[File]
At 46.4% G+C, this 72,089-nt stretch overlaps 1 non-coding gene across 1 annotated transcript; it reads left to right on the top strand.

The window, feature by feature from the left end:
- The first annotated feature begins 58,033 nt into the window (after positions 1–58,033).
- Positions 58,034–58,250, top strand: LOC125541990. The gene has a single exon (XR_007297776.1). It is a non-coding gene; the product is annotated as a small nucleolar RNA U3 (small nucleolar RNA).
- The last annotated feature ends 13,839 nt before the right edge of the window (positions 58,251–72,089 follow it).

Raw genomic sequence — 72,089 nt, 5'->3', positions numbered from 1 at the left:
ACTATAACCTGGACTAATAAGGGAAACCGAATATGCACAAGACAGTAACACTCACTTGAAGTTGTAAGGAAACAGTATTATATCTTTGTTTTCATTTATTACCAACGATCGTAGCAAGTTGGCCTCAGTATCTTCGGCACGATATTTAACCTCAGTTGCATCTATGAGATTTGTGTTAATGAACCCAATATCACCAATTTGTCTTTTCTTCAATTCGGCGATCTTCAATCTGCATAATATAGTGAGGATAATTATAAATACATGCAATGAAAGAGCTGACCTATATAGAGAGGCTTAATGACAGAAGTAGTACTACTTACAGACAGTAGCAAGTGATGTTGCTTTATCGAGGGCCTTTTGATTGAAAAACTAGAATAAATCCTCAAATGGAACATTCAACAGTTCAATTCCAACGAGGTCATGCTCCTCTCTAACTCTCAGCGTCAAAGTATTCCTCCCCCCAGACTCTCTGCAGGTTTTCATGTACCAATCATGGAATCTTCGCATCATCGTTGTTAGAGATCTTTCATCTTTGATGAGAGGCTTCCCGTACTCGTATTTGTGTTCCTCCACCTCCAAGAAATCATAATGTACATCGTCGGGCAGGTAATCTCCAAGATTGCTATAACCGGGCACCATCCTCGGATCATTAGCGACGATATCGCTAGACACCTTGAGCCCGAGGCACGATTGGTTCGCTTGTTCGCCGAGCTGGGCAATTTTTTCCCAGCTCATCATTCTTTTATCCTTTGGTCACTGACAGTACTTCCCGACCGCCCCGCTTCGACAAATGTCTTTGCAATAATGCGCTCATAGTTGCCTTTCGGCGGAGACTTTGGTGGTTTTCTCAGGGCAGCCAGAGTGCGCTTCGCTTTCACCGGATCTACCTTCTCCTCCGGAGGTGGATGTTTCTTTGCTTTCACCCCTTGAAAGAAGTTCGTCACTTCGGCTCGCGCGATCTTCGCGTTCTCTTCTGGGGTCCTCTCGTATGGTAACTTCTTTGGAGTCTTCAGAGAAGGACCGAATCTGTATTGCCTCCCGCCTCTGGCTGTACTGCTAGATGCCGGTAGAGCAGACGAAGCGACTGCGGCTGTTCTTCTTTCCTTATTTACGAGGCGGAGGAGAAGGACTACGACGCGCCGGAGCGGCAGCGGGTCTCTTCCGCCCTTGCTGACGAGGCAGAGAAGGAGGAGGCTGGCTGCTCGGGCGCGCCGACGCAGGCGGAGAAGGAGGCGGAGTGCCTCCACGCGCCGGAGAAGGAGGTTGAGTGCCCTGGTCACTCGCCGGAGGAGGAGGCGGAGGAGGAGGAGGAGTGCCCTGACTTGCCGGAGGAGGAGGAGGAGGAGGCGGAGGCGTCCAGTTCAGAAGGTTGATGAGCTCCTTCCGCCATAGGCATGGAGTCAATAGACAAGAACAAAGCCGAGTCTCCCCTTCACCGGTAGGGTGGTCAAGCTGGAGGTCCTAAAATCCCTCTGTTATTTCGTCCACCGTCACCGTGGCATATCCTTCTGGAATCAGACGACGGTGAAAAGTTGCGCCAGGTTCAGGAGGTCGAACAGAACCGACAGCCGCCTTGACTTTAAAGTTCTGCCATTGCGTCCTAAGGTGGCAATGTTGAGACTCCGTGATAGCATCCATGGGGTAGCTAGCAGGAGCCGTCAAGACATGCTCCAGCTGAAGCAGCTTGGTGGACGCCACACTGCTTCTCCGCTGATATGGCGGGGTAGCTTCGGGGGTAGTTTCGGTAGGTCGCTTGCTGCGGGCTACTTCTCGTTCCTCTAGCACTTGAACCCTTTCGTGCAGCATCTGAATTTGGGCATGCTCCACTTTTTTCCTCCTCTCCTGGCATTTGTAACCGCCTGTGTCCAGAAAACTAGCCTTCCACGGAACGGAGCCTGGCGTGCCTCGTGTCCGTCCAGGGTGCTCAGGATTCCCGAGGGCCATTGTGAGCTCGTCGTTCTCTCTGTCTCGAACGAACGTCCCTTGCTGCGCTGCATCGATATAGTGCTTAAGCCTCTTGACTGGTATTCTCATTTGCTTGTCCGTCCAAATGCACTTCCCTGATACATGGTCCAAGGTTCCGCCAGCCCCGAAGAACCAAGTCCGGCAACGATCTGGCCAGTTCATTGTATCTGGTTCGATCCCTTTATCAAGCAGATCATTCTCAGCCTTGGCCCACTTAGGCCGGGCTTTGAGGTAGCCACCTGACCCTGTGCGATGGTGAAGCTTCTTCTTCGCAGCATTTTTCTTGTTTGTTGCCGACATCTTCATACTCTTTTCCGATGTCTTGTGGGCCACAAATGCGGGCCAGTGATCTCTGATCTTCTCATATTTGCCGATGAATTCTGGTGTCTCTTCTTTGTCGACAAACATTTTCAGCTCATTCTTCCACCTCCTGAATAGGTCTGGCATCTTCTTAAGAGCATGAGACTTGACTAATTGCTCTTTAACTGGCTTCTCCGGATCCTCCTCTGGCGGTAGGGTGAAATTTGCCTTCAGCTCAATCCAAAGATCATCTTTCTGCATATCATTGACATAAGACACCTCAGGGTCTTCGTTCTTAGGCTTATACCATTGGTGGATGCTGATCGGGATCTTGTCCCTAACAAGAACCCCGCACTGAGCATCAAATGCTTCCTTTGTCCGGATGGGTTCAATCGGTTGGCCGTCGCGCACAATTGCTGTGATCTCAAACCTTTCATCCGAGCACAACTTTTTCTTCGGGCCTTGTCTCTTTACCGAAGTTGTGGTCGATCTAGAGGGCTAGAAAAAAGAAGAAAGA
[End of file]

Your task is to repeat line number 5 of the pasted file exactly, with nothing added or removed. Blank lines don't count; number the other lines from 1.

- The last annotated feature ends 13,839 nt before the right edge of the window (positions 58,251–72,089 follow it).